Metropolitan News-Enterprise


Monday, August 8, 2016


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Ninth Circuit to Review Southern District’s Detainee Shackling Policy En Banc


By a MetNews Staff Writer


The Ninth U.S. Circuit Court of Appeals Friday agreed to decide, en banc, the validity of the Southern District of California’s policy of shackling pretrial detainees for most non-jury court appearances. 

The court, in a brief order signed by Chief Judge Sidney Thomas, said a majority of its unrecused active judges had voted to grant en banc review in United States v. Sanchez-Gomez, 13-5056.

A three-judge panel ruled in August of last year that the policy, which provides that a detainee will appear in court unshackled only if the judge specifically requests it, could not be sustained on the basis of the record before it. The evidence suggested that the policy was primarily based on economic concerns, which was not enough to satisfy the due process concerns, Senior Judge Mary M. Schroeder explained for the panel.

She was joined by Judge Jacqueline Nguyen and U.S. District Judge Jack Zouhary of the Northern District of Ohio, sitting by designation.

The case came to the Ninth Circuit on consolidated appeals by four defendants, who argued that the policy of restraining most detainees in leg shackles and handcuffs connected to a belly band by a 15-inch long chain violates the Due Process Clause. The policy had been adopted by the district’s chief judge at the request of the Marshal Service, which cited staffing cutbacks, some security incidents, and the opening of a new courthouse as justification.

Schroeder, however, said such a policy “cannot rest primarily on the economic strain of the jailer.” The U.S. Supreme Court, she noted, has held that shackling of detainees undermines the presumption of innocence, interferes with attorney-client communication and thus with the constitutional right to counsel, and renders the judicial process undignified.

She distinguished the Ninth Circuit decision in United States v. Howard (2007) 480 F.3d 1005, in which the panel struggled through three opinions—all written by Schroeder—over a two-year period before upholding the routine shackling of detainees at first appearances before magistrate judges in the Roybal Courthouse.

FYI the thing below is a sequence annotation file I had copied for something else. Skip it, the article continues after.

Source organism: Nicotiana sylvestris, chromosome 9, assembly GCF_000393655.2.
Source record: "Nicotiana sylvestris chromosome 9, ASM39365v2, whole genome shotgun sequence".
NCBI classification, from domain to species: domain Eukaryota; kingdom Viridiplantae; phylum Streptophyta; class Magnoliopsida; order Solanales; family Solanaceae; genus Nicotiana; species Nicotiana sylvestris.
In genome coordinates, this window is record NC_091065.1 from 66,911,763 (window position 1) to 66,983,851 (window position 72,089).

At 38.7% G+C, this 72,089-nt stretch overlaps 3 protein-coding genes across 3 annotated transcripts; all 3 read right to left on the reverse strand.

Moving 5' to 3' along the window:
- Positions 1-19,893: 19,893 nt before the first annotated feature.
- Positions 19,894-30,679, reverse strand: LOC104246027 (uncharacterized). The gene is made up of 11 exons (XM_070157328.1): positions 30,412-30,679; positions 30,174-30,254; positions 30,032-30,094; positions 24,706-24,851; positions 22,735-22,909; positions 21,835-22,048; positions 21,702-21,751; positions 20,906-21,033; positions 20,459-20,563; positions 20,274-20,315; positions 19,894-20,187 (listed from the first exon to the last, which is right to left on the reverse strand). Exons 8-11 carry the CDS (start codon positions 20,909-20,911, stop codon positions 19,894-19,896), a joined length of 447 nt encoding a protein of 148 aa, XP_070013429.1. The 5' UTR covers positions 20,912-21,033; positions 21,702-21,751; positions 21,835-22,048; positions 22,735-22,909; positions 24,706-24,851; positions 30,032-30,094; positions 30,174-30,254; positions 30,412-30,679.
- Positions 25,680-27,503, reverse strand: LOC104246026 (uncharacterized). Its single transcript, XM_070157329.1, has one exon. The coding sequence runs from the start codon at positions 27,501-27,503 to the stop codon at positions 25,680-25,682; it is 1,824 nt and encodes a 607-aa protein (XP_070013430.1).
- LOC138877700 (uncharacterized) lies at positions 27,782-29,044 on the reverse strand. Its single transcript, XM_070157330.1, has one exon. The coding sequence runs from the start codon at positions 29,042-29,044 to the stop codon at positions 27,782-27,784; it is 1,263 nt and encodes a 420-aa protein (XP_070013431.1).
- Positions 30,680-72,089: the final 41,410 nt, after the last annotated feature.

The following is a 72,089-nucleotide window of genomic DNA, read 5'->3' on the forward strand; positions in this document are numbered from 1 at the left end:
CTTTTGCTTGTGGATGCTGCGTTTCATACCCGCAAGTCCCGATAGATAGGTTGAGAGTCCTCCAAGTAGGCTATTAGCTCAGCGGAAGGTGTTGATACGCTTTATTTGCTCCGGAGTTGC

In a November 2005 opinion, Schroeder—joined by Judge Ronald M. Gould—said the policy lacked adequate justification. Judge Richard Clifton dissented.

But in September of the following year, the panel ruled on rehearing that Bell v. Wolfish (1979) 441 U.S. 520 compelled a different result. Bell holds that courts “ordinarily defer to the expert judgments and professional expertise of corrections officials” in determining whether a restraint policy imposed by the government is reasonably related to a legitimate goal. Schroeder said on that occasion that the policy was reasonably related to security concerns expressed by the Marshal Service.

In March 2007, the panel withdrew the previous year’s opinion, but reached the same result with a somewhat different rationale. She noted the heightened concerns arising from proceedings taking place in a large courtroom in the presence of multiple defendants, with attendant risks of conflict, violence, or escape.

Schroeder also noted that the policy had been revised to provide for the use of leg irons only, rather than full restraints, and that a defendant could ask the court for removal of the shackles due to extenuating circumstances.

In Sanchez-Gomez, however, Schroeder said the Southern District policy was far more intrusive than the Central District rules approved in the earlier case, because full shackles were permitted, the policy applied to a wider range of proceedings before both district judges and magistrate judges, and the security justification had less evidentiary support.

She cited United States v. Zuber (1997) 118 F.3d 101, which upheld the shackling of an individual defendant at a sentencing hearing before the same judge who had presided over the trial. The Second Circuit held that the trial court was not required to conduct an individualized hearing every time a prisoner was brought into court. Id. At such a sentencing proceeding, the trial court properly deferred to the “professional judgment of the Marshals Service regarding the precautions that seem appropriate or necessary in the circumstances,” the Second Circuit said.

“That case did not involve a blanket pretrial policy of shackling all defendants regardless of the circumstances,” Schroeder noted, “but rather approved limited deference to the Marshals’ judgment that individual defendants be shackled in particular circumstances.” Such deference, she wrote, “is a far cry from deferring to the Marshals’ request that all defendants be shackled in all appearances before trial.”


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